Bennett places third in national poetry competition
Robert Frost said, “To be a poet is a condition, not a profession.” Dr. Marla Bennett embodies that condition. A member of the English faculty at the University of Arkansas Community College at Batesville, Bennett recently won third place with her poem “Breaking Through” in a nationwide contest presented by the Poets’ Round Table of Arkansas. Bennett’s poem competed against entries from across the United States as well as Canada and Great Britain.
Bennett is co-founder of The River Poets of Batesville, a local chapter of the Poets’ Round Table of Arkansas, and has been the group’s president since its inception. Her writing has won awards in other competitions hosted by the Poets’ Round Table of Arkansas including a limerick that won first place in a nationwide competition last year. “Breaking Through” started as a response to a writing prompt at a retreat two years ago.
“Our writing retreats are so important because if we don’t schedule time to dedicate to writing, life intervenes and we would never do it,” Bennett said. “I started the first draft of this poem two years ago, and the idea was to incorporate a bunch of wacky elements into a poem. I loved it but the first draft was too wild and disconnected. It wasn’t cohesive. I couldn’t leave it alone though. I would put it down and then return to it. The last revision turned out better than I had hoped. It was very different from the original.”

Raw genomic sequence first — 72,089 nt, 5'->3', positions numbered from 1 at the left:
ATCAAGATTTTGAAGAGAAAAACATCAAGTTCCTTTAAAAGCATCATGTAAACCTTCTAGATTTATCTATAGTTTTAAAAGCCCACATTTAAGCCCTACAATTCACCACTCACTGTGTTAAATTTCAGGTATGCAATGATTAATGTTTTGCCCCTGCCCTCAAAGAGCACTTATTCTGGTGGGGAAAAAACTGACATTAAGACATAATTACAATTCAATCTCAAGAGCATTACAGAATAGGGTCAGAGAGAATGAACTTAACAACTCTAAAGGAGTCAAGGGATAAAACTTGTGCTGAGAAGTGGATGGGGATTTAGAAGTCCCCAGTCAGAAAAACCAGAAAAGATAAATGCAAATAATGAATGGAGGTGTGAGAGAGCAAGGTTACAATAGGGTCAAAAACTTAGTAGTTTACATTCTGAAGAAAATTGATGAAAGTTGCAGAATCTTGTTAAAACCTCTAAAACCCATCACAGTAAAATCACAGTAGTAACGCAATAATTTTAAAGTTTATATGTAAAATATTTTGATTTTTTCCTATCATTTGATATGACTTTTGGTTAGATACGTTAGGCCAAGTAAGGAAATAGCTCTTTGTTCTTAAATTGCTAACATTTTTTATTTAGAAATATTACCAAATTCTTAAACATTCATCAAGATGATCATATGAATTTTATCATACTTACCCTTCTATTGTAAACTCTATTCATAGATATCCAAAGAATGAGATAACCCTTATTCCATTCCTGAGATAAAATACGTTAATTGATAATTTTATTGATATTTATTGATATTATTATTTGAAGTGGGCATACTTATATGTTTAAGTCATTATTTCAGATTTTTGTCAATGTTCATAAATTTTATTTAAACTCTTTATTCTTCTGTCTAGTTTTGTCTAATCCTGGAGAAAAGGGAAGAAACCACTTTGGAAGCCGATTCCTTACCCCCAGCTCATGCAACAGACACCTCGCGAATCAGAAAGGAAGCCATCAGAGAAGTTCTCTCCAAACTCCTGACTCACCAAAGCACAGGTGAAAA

Bennett said for her, the poem represents the struggle to achieve one’s destiny in spite of the challenges one may face along the way.
“I believe we all have a God-given destiny, and it is up to us to continue to strive for that destiny no matter what emotional obstacles we may face. There’s an inner call that drives us on. In the poem, there’s a woman who is dancing to her own inner music, and she questions if it is worth it to continue the dance even after her family and friends leave her. In the end, she decides it is worth it and she keeps dancing,” Bennett said.
Bennett said she is grateful to the support of her local poetry chapter. “Without this group’s encouragement, I would probably never enter these competitions.”
The River Poets of Batesville meet the second Tuesday of each month at 6 p.m. in the Fine Arts Building, room 603, at the University of Arkansas Community College at Batesville. For more information about the organization, call 870-612-2038 or email email@example.com. Read Bennett's award-winning poem below.
Her cocoon begins to move,
Spinning, pulsing, still rooted to the branch.
Dancing to inner music, she propels herself repeatedly against
The transparent skin, separating her from destiny.
Exhausted, she stills in restful reflection.
Is it worth it to break through?
She shakes her hair around her shoulders, gathers up her skirts
And dances the “Can-Can” on top of the table.
The half-filled glasses sing in harmony with the rhythmic beating of her steps.
The room falls silent.
The onlookers file out of her life, one by one,
For the music she hears is hers alone.
Her membrane stretches and thins, threatening to break.
She sees the world through a milky mucosa.
The bitter-sweet reality of birth smells like sweet chocolate and winter spices.
She dares to dream about bursting forth, bulleting upward, believing.
A thin thread holds her cocoon like iron.
Resolutely, she returns to the beginning of herself.
The music. The dance. The spinning “Can-Can.”